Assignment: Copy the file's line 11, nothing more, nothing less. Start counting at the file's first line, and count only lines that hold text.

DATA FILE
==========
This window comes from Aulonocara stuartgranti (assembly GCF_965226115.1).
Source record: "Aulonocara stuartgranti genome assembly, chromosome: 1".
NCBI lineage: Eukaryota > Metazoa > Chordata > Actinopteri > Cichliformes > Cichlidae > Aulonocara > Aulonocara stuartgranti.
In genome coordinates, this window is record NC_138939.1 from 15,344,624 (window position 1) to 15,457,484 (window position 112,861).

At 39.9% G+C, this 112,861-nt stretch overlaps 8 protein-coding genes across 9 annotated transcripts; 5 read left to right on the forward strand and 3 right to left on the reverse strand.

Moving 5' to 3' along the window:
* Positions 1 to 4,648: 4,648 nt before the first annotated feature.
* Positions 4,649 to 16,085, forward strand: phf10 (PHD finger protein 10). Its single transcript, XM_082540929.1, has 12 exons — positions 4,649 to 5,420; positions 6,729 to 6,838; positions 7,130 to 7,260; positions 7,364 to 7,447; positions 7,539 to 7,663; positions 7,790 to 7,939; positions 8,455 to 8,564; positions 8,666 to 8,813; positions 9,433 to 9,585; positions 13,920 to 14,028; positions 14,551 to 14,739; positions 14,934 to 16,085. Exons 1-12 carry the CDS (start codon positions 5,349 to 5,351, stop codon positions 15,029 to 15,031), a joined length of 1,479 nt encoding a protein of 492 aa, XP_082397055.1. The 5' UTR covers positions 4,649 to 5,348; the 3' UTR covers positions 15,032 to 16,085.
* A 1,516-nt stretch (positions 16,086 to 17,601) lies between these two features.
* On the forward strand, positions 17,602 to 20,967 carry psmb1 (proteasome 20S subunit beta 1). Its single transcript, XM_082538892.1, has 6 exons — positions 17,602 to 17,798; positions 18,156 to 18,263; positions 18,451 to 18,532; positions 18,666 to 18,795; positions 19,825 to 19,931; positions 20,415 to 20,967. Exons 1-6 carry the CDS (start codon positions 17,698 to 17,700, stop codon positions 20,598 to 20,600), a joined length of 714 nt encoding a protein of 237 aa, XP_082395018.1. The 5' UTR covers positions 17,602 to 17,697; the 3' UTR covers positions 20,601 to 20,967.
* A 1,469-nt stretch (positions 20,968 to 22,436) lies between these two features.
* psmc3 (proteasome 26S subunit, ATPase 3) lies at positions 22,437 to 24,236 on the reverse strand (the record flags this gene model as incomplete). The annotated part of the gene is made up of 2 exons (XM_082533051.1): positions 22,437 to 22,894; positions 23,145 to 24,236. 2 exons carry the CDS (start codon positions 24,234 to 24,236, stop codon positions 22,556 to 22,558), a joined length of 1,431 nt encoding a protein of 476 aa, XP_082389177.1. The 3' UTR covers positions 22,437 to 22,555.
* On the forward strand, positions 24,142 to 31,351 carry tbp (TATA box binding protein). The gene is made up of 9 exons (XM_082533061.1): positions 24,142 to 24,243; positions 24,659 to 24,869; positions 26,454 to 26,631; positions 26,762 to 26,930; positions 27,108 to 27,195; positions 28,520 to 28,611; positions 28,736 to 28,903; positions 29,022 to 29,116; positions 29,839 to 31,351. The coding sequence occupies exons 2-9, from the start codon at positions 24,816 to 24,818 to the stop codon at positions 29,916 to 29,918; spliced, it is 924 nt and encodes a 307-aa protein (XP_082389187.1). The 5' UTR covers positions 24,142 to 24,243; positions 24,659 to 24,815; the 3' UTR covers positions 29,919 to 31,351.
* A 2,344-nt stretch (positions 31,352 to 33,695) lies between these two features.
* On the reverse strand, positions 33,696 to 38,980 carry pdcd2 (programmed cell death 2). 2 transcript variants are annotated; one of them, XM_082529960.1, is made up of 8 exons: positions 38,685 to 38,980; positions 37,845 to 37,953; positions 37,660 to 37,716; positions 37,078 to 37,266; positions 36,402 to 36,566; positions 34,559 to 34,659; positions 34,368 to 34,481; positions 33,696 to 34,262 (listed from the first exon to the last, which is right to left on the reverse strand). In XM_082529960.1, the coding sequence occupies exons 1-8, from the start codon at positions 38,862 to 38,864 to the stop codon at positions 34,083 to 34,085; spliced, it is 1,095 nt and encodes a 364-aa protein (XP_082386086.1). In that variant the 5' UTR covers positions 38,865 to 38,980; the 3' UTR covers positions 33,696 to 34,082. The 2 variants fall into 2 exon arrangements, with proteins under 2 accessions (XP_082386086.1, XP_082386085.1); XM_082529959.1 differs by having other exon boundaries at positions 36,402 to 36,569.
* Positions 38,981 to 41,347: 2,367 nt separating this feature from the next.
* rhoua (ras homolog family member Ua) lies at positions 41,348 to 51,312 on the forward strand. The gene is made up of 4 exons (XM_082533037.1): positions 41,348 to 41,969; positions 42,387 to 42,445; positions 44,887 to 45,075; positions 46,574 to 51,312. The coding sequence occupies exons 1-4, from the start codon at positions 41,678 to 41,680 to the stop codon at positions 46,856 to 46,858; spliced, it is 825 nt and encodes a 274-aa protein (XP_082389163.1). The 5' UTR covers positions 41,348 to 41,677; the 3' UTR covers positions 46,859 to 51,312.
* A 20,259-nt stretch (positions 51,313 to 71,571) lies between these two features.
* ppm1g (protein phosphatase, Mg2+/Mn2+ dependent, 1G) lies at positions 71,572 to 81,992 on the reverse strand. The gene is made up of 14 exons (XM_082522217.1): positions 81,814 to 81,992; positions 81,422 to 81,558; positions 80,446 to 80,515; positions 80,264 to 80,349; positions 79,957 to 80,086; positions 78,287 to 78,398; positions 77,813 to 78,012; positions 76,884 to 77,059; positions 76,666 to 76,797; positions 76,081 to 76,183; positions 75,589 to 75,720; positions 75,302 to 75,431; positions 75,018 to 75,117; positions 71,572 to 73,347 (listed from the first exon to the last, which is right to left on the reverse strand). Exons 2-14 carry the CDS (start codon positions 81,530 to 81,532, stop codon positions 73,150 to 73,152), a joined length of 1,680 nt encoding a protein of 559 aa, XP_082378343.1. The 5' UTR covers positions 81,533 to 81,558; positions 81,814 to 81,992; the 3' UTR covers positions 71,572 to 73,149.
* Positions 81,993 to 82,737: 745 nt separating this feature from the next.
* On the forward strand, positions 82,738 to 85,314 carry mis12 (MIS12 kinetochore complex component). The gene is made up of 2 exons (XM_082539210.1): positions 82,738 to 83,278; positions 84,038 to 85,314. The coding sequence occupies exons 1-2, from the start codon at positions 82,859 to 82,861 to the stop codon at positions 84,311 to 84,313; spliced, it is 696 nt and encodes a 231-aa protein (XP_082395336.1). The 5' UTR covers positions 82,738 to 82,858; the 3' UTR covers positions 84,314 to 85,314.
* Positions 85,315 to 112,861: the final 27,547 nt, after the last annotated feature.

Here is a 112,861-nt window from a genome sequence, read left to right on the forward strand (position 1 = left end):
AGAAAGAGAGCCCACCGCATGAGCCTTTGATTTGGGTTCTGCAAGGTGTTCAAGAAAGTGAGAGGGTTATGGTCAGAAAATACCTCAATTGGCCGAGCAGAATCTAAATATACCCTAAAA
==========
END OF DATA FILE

* A 1,469-nt stretch (positions 20,968 to 22,436) lies between these two features.